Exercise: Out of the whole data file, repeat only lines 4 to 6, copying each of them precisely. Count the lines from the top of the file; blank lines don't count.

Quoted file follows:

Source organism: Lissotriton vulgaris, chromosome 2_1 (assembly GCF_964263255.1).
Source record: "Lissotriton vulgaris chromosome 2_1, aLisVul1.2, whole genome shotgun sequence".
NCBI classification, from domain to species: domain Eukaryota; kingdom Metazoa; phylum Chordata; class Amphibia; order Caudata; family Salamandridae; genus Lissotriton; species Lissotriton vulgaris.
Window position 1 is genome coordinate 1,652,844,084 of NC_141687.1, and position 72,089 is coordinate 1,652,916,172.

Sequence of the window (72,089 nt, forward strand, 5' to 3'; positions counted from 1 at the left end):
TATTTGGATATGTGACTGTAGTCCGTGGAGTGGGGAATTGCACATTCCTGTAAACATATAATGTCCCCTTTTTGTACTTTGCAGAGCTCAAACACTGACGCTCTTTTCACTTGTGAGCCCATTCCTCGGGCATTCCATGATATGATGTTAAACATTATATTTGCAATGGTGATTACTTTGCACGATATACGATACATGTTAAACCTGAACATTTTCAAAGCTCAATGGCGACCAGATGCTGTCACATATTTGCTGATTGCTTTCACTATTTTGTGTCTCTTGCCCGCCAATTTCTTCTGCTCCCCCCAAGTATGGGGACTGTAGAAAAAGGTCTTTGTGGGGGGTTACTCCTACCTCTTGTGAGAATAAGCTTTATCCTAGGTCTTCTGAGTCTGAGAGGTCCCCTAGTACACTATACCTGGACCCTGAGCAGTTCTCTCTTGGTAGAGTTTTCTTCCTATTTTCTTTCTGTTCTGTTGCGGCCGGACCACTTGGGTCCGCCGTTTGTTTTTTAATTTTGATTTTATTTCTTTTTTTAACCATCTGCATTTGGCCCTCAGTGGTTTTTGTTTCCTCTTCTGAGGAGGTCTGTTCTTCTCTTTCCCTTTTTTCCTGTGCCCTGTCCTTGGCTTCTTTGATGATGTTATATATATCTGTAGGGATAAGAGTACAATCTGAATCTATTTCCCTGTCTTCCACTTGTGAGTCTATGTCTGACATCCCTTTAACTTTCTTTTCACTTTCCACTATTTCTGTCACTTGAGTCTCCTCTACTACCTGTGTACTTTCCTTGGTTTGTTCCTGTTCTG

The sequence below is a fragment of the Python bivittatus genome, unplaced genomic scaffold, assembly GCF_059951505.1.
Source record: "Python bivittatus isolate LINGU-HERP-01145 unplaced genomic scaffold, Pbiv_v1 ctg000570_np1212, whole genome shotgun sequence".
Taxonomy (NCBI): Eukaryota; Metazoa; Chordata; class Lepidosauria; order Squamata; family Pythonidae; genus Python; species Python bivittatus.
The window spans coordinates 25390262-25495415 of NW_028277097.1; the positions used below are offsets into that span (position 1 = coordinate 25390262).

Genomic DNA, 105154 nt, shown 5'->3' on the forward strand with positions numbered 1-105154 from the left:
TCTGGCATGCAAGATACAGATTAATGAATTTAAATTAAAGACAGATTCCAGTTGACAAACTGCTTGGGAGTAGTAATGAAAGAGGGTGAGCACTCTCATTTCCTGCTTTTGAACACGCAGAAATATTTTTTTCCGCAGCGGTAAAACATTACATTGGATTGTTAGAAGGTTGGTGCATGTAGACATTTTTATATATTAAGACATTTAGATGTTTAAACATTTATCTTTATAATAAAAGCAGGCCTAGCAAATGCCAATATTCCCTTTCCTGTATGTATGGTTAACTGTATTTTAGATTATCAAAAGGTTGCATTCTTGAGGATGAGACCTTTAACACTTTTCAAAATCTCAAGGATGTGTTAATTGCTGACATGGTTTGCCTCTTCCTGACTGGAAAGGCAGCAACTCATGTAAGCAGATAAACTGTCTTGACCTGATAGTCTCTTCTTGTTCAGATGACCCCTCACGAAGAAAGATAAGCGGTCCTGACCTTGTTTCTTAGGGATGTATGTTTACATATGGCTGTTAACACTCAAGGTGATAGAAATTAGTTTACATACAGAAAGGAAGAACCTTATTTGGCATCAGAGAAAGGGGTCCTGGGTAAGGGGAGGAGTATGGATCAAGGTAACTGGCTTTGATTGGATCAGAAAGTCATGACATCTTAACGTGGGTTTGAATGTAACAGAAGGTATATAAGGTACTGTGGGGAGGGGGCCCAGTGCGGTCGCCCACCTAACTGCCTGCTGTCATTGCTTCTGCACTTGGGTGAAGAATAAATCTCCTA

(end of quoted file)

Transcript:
Window position 1 is genome coordinate 1,652,844,084 of NC_141687.1, and position 72,089 is coordinate 1,652,916,172.

Sequence of the window (72,089 nt, forward strand, 5' to 3'; positions counted from 1 at the left end):
TATTTGGATATGTGACTGTAGTCCGTGGAGTGGGGAATTGCACATTCCTGTAAACATATAATGTCCCCTTTTTGTACTTTGCAGAGCTCAAACACTGACGCTCTTTTCACTTGTGAGCCCATTCCTCGGGCATTCCATGATATGATGTTAAACATTATATTTGCAATGGTGATTACTTTGCACGATATACGATACATGTTAAACCTGAACATTTTCAAAGCTCAATGGCGACCAGATGCTGTCACATATTTGCTGATTGCTTTCACTATTTTGTGTCTCTTGCCCGCCAATTTCTTCTGCTCCCCCCAAGTATGGGGACTGTAGAAAAAGGTCTTTGTGGGGGGTTACTCCTACCTCTTGTGAGAATAAGCTTTATCCTAGGTCTTCTGAGTCTGAGAGGTCCCCTAGTACACTATACCTGGACCCTGAGCAGTTCTCTCTTGGTAGAGTTTTCTTCCTATTTTCTTTCTGTTCTGTTGCGGCCGGACCACTTGGGTCCGCCGTTTGTTTTTTAATTTTGATTTTATTTCTTTTTTTAACCATCTGCATTTGGCCCTCAGTGGTTTTTGTTTCCTCTTCTGAGGAGGTCTGTTCTTCTCTTTCCCTTTTTTCCTGTGCCCTGTCCTTGGCTTCTTTGATGATGTTATATATATCTGTAGGGATAAGAGTACAATCTGAATCTATTTCCCTGTCTTCCACTTGTGAGTCTATGTCTGACATCCCTTTAACTTTCTTTTCACTTTCCACTATTTCTGTCACTTGAGTCTCCTCTACTACCTGTGTACTTTCCTTGGTTTGTTCCTGTTCTG